Preparation and characterization of Dox@iRGD-Exos-131I

To construct Dox@iRGD-Exos-131I, iRGD-Exos were first isolated by differential centrifugation. Then, 200 μL of iRGD-Exos solution (1 mg/mL) and 40 μL of Dox (2 mg/mL) were moderately stirred for 2 h at 4 ℃. Subsequently, following a previously reported procedure, we labeled Dox@iRGD-Exos with 131I using the chloramine-T method [37, 38]. A total of 740 MBq of Na131I and 100 μL chloramine-T solution (5 mg/mL) were added to the Dox@iRGD-Exos solution. After 120 s of shaking and incubation, 100 μL of sodium metabisulfite solution (5 mg/mL) was added to terminate the oxidation reaction. Finally, the product of Dox@iRGD-Exos-131I was separated by several centrifugations (100,000×g, 90 min, 4 ℃), and resuspended in 500 μL of 1 × PBS. The labeling efficiency and radiochemical purity were determined by instant thin-layer chromatography (TLC) with an AR-2000 radio-TLC imaging scanner (Bioscan, Poway, CA, USA) [39, 40].

The zeta potentials, sizes and polydispersity indices (PDIs) were determined for the different samples using dynamic light scattering (DLS; Zetasizer Nano ZS90, Malvern, UK). Morphology and size were observed by high-resolution transmission electron microscopy (TEM; HT7700, Hitachi, Japan) at 80 kV. The size distribution and particle concentration were analyzed and recorded with the NanoSight NS300 system (Malvern, UK) and Nanoparticle Tracking Analysis software (NTA, version 2.3).

The exosomal markers Alix, TSG101, and CD9 were confirmed by western blotting analysis. In brief, blank-Tyr7-EGFP-293T cells, iRGD-Tyr7-EGFP-293T cells, blank-Exos, and iRGD-Exos were lysed with RIPA buffer supplemented with PMSF, separated via SDS-PAGE, transferred to PVDF membranes, and blocked with 1 × PBS-5% fat-free dried milk as described by the manufacturer. Then, the PVDF membranes were incubated at 4 °C overnight with anti-Alix (1:1000, Santa Cruz, USA), anti-TSG101 (1:200, Santa Cruz, USA), and anti-CD9 (1:1000, Abcam, UK) antibodies. After incubation with HRP-conjugated secondary antibody, the PVDF membranes were visualized with a gel imaging system (Millipore, Bedford, MA, USA).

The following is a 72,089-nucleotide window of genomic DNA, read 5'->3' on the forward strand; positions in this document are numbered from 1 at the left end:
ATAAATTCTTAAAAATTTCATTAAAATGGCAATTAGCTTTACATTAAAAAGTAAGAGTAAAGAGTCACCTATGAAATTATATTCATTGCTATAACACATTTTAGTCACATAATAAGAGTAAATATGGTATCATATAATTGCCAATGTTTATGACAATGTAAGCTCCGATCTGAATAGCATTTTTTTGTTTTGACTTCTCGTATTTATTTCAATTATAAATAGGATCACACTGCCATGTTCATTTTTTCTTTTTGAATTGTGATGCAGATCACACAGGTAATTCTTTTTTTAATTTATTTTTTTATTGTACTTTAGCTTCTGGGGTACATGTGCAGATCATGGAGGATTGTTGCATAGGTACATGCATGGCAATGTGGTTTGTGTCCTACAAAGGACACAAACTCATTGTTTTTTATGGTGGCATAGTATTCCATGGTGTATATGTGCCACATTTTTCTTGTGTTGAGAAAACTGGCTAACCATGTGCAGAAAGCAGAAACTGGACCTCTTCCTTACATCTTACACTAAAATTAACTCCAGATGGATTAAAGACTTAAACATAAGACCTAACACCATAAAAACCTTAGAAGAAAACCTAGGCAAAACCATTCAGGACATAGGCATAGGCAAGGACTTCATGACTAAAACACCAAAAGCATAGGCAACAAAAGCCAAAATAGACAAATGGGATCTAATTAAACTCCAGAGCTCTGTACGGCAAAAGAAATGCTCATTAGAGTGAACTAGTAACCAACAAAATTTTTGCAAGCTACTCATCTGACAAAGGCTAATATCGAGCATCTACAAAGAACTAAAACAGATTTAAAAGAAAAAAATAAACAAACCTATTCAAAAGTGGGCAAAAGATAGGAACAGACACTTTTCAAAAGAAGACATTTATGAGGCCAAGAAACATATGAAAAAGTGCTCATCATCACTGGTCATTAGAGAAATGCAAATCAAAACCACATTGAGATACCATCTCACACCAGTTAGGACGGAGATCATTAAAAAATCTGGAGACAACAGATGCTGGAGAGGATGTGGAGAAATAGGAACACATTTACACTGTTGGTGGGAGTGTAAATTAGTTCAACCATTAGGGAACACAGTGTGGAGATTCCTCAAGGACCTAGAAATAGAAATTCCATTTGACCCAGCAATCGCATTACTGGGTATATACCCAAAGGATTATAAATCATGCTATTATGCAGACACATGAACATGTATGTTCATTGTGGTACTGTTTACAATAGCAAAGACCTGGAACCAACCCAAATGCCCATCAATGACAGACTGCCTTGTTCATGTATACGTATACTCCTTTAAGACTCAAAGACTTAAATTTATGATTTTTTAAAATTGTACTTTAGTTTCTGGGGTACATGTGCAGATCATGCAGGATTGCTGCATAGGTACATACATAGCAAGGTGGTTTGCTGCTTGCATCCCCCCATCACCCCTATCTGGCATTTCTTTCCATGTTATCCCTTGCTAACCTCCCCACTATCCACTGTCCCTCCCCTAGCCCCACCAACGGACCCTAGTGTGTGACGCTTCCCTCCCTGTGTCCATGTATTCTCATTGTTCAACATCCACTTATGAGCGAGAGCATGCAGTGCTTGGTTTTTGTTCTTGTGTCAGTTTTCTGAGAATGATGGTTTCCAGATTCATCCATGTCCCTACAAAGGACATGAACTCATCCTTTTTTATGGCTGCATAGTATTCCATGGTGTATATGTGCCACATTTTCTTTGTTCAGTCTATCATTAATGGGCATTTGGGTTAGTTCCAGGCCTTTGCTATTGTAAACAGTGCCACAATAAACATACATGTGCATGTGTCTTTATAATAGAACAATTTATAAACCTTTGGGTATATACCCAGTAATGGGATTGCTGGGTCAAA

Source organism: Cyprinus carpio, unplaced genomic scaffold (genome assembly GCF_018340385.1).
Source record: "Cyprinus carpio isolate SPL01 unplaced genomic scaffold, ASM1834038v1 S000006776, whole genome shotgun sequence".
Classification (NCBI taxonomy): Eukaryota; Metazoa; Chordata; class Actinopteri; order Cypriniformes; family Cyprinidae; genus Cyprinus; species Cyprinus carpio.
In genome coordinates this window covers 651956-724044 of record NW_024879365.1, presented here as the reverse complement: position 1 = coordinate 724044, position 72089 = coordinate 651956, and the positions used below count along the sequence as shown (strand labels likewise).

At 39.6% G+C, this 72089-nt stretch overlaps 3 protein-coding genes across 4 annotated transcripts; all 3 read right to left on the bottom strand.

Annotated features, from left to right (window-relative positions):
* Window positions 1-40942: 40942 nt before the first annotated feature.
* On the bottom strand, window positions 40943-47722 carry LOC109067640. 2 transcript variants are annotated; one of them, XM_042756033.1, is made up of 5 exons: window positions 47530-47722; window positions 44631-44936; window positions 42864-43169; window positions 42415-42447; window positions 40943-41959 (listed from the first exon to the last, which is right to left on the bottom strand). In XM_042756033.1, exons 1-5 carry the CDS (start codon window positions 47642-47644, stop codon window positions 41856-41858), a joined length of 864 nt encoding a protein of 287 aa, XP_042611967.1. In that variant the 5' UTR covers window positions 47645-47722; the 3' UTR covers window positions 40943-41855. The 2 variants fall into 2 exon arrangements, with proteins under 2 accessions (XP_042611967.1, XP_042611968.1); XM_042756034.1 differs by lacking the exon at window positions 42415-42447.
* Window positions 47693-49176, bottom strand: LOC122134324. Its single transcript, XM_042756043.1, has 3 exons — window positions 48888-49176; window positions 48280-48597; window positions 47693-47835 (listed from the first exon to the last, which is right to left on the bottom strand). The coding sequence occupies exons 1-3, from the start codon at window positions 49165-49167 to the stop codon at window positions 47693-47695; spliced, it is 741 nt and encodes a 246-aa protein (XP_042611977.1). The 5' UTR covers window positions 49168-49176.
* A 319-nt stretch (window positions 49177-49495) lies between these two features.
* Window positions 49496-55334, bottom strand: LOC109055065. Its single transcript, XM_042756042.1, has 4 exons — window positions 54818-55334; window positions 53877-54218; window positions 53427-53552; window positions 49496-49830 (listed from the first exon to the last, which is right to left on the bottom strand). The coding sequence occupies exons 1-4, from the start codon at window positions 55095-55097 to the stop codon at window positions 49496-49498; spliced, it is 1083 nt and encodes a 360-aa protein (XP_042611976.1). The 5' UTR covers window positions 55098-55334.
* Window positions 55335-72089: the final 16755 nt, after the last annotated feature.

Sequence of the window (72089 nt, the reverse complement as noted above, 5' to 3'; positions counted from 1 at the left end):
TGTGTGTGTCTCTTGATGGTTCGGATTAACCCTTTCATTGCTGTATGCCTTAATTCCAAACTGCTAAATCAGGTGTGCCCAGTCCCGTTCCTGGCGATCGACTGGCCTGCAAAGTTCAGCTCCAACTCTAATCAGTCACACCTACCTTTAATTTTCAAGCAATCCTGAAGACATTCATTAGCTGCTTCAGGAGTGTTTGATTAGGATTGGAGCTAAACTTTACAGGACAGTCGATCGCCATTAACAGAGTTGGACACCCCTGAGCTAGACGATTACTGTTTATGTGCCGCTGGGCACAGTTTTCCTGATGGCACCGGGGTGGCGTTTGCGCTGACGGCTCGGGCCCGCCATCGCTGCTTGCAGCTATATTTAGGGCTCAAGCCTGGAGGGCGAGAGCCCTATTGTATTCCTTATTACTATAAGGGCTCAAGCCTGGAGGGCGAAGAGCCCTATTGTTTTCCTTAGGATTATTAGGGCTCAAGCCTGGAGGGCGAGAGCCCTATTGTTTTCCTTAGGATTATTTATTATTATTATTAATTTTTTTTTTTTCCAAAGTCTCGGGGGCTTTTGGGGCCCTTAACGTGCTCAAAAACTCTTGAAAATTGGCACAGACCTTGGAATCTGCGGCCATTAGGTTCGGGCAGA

Quantitation of Dox loaded into the exosomes

When 80 μg Dox and 740 MBq Na131I were added to 200 μg of iRGD-Exos, Dox@iRGD-Exos-131I were obtained via centrifugation (100,000×g, 90 min, 4 ℃). After washing several times with 1 × PBS, the supernatants were collected, and Dox@iRGD-Exos-131I were resuspended in 500 μL of 1 × PBS. The amount of free Dox in the supernatants was measured and calculated from the standard calibration curve based on the absorbance at λ = 485 nm measured by using an ultraviolet–visible (UV–Vis) spectrophotometer (UV-3600 plus, Hitachi, Japan). The loading efficiency (%) of Dox was calculated as follows [20, 41]:

$$A=\frac{(\mathrm{B}-\mathrm{C})100\mathrm{\%}}{B}.$$
(1)

where A is the loading efficiency (%) of Dox; B is the original weight of Dox; and C is the weight of Dox in the supernatants.

Stability of Dox@iRGD-Exos-131I

Purified blank-Exos and Dox@iRGD-Exos-131I were transferred to glass vials and incubated in 1 × PBS at 4 °C and serum at 37 °C, respectively. Then, blank-Exos and Dox@iRGD-Exos-131I were separated by centrifugation (100,000×g, 4 °C, 90 min) and resuspended in 1 × PBS. The particle sizes were evaluated by NTA. The experiments were repeated 3 times.

Cell viability assay

Cell Counting Kit-8 (CCK-8, Dojindo Chemical Technology Co. Ltd, Shanghai, China) assays with Nthy-ori 3-1 and 8505C cells were carried out to evaluate the safety of iRGD-Exos in vitro [20, 28]. Briefly, cells were cultured in a 96-well plate at 5000/well in corresponding complete medium (100 μL) in an atmosphere of 5% CO2 at 37 °C for 24 h. Subsequently, the stale culture medium in each well was replaced with 100 μL of fresh complete medium containing different concentrations of iRGD-Exos (0 μg/mL, 50 μg/mL, 100 μg/mL, 200 μg/mL, 500 μg/mL, 1000 μg/mL). After an additional 24 h of culture, the medium in each well was replaced by 100 μL of CCK-8 working solution. Then, after another 2 h of incubation, the viabilities of the cells in each well were determined by measuring the absorbance at 450 nm with a microplate reader (BioTek, USA).